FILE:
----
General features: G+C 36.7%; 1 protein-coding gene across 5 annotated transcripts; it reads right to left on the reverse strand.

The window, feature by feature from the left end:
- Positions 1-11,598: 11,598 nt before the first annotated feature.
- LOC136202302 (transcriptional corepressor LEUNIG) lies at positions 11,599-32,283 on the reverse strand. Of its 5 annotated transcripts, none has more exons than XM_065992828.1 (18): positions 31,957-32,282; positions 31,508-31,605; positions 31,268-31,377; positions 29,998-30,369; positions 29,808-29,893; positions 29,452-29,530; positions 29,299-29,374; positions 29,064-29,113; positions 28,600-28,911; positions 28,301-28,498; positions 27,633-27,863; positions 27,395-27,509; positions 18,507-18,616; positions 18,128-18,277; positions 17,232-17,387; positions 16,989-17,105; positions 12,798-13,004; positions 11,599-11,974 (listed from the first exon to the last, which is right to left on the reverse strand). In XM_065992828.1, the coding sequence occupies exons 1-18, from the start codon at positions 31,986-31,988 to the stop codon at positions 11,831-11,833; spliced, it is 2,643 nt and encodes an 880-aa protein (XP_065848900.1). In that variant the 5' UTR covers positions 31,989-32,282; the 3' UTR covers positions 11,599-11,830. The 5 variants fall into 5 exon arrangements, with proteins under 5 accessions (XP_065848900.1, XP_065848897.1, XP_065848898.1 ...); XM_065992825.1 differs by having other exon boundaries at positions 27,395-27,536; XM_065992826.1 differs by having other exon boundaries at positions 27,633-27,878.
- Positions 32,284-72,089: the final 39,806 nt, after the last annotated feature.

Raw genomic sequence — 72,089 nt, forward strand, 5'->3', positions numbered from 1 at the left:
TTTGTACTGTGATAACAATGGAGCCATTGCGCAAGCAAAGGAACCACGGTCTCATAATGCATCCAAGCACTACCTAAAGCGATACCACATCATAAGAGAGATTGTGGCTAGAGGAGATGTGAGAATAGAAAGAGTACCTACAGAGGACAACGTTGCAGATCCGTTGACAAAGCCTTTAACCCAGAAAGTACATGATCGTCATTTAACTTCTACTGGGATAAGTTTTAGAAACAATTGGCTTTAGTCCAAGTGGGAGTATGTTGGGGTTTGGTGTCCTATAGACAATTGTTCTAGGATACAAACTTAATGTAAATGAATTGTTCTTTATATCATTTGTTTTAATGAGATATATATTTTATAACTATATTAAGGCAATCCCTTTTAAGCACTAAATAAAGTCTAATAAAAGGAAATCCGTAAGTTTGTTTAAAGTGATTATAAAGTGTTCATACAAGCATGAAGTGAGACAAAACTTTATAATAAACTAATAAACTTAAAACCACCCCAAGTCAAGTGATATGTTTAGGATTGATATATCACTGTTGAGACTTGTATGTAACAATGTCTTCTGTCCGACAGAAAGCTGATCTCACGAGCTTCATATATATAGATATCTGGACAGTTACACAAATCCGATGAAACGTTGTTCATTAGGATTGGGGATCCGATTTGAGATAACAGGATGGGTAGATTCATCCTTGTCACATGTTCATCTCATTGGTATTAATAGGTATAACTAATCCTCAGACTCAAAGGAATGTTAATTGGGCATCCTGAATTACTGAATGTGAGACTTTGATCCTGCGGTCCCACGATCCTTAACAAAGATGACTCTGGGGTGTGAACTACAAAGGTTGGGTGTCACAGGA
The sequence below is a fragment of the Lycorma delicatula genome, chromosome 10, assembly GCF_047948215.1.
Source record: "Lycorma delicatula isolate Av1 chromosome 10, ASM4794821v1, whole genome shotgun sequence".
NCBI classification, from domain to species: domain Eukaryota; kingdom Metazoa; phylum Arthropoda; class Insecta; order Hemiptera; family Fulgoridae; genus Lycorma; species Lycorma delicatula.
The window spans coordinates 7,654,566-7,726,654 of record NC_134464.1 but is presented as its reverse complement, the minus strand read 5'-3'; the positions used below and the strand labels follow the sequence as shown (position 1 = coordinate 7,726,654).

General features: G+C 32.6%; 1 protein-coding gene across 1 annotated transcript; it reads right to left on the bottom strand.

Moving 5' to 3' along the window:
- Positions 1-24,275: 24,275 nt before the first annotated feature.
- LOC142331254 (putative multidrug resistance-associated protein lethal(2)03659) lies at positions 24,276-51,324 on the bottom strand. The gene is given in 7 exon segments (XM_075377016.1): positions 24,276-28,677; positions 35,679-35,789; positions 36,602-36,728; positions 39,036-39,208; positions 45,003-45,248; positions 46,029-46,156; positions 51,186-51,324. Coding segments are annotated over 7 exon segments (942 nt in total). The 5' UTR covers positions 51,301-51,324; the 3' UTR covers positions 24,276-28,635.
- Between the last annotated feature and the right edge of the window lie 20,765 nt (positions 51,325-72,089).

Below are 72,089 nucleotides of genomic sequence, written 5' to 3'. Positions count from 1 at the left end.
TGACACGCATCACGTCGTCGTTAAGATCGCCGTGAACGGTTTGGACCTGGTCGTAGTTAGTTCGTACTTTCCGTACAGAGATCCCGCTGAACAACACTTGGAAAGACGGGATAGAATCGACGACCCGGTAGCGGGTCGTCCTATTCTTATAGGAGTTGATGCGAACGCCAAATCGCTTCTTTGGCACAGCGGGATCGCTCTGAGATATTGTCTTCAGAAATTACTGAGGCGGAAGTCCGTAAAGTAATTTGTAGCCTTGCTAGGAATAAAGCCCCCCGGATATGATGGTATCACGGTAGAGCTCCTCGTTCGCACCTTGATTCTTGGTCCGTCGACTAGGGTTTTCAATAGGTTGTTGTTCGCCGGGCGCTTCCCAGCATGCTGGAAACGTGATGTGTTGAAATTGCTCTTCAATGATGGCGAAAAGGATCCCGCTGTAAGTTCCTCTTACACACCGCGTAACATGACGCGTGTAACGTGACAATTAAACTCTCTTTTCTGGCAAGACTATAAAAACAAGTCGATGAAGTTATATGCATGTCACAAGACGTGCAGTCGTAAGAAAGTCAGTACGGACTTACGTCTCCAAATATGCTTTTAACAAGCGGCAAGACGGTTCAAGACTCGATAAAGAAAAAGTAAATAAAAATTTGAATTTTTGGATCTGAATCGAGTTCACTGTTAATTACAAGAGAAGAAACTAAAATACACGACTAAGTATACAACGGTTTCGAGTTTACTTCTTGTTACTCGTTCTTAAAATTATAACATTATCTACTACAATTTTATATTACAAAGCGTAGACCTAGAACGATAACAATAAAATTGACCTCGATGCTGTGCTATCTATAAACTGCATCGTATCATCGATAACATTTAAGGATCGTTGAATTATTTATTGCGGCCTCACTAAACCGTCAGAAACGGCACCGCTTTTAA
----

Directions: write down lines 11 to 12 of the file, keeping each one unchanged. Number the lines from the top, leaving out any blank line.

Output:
The window spans coordinates 7,654,566-7,726,654 of record NC_134464.1 but is presented as its reverse complement, the minus strand read 5'-3'; the positions used below and the strand labels follow the sequence as shown (position 1 = coordinate 7,726,654).

General features: G+C 32.6%; 1 protein-coding gene across 1 annotated transcript; it reads right to left on the bottom strand.